Whistle While You Wait
Stop me if you’ve heard this before: Sentiment is bearish. Even some of the most bullish voices have turned down the volume. Positioning on speculative S&P 500 futures contracts is the most bearish in over a decade. If the market went down, it seems as if it would come as a surprise to absolutely no one.
Yet with unimpressive breadth, stocks have continued to fight their way higher this year, and the volatility index (VIX) trotted its way lower.
What gives? Is this the calm before the storm, or durable momentum to the upside? The reality is, no one truly knows the answer. The best we can do is use the information we have about the current environment and our knowledge of previous cycles. Unfortunately, that doesn’t make this much easier, nor does it stop the constant, “is this time different?” chatter.
It’s always a little bit different. The catalysts that take us into downturns are of a new flavor each time, and the sectors that suffer most tend to differ. So what might the catalyst be, if one materializes?
Looking for the Poison Apple
As we know, the culprit is rarely found in the places we expect. Right now, the most obvious possibilities would be further stress in the banking system, disappointing earnings results, or upside surprises to inflation. So far, none of these have concretely materialized. Nor has any new unforeseen shock, but the sense in markets is that something is lurking out there.
If this were the beginning of a new bull market and a new economic expansion, there are certain signals we’d expect to see. One of which is small caps at least participating in the rally, if not leading other indices. No such luck.
Another signal of cyclical strength could be found in the copper to gold ratio. In times of expansion, copper tends to handily outperform gold (which is seen as a safe haven store of value). As such, if this were the beginning of an expansion in concert with an increase in stock prices, we would expect this ratio to be moving up. Again, no such luck.
Despite a sleepy VIX index and resilient stock valuations, it’s contradictory signals like these that keep myself, and likely others, consistent in our cautious tone. If I have to try too hard to find the fundamental reasons that support a technical market move, I don’t trust the move.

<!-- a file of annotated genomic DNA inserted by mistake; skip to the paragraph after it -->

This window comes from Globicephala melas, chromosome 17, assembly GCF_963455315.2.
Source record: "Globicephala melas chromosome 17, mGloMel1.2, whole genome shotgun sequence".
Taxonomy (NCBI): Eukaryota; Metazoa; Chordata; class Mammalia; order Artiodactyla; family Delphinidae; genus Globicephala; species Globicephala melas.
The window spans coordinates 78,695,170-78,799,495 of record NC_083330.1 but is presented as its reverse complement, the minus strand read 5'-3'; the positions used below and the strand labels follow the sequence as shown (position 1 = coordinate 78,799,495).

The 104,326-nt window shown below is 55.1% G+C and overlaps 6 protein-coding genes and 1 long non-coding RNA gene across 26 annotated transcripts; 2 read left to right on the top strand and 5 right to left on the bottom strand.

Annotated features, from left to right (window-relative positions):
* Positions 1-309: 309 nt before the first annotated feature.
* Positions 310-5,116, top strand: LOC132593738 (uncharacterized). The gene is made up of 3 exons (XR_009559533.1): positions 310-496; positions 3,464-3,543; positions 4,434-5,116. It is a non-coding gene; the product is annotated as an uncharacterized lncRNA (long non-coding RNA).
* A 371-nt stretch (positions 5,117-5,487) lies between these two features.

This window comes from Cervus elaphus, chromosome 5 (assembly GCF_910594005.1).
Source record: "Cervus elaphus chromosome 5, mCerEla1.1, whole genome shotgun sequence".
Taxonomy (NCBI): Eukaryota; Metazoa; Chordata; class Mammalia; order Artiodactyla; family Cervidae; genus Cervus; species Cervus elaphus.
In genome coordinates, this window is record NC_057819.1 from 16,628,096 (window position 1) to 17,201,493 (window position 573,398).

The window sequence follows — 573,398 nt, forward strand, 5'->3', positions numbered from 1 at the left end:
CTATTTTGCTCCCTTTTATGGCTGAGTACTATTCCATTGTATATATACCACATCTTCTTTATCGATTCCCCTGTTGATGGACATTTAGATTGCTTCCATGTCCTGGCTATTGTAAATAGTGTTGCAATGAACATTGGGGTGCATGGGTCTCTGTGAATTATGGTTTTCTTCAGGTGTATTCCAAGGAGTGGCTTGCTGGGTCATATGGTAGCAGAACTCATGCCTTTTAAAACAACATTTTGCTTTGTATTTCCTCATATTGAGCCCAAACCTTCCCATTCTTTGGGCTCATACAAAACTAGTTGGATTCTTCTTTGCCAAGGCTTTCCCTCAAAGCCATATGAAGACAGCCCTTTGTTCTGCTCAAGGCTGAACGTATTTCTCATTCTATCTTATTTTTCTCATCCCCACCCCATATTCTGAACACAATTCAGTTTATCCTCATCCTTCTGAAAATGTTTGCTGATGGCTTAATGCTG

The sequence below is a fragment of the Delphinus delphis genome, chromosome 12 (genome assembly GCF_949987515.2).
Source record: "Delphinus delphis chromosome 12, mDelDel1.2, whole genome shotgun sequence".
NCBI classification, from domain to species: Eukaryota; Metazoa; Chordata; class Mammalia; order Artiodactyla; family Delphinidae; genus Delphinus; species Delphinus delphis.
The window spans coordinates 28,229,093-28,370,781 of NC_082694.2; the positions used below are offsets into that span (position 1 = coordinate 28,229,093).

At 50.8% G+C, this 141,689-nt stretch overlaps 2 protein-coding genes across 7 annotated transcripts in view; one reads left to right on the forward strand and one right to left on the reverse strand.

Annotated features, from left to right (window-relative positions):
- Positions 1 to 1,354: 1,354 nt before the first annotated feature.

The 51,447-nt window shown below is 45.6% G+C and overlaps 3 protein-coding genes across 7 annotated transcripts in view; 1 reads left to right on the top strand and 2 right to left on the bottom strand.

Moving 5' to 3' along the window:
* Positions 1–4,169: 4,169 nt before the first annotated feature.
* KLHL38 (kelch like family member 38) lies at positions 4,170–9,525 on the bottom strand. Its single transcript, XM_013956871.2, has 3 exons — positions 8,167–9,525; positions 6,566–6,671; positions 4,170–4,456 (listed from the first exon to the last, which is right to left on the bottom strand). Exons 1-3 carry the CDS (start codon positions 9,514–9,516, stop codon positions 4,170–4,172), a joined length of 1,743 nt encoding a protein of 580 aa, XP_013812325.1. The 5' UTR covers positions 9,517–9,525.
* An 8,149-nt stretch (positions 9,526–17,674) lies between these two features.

Mirror, Mirror, on the Wall
Nevertheless, extended periods of sanguine markets that make bearish sentiment look misguided can feel as if we’re staring into a magic mirror that’s telling us lies. A frustrating time at best, downright inexplicable at worst. But such is life in the land of markets.
What to do in the meantime? Many assume that the most bearish investors are simply not invested in anything at the moment, and I think that’s quite untrue. I’ll speak for myself in saying that over the course of the past few months, the places I’ve suggested rotating money into are ones that I don’t typically tout as big upside opportunities, but this is a unique environment.
The message — while we watch earnings data, economic data, and headlines roll in — is to be invested, but at these valuations, not overly exposed to rate-sensitive or economically sensitive sectors. Instead, take the benefits of yield and stores of value in instruments such as short-term Treasuries, gold, utilities, and money market funds. I’d think of these investments as things I’m in “for a good time, not a long time.” Although they don’t seem incredibly interesting, I’d call a 4% yield in cash-like instruments, and a 9% YTD return in gold a decent way to bide our time until equities offer a more compelling risk/reward tradeoff.
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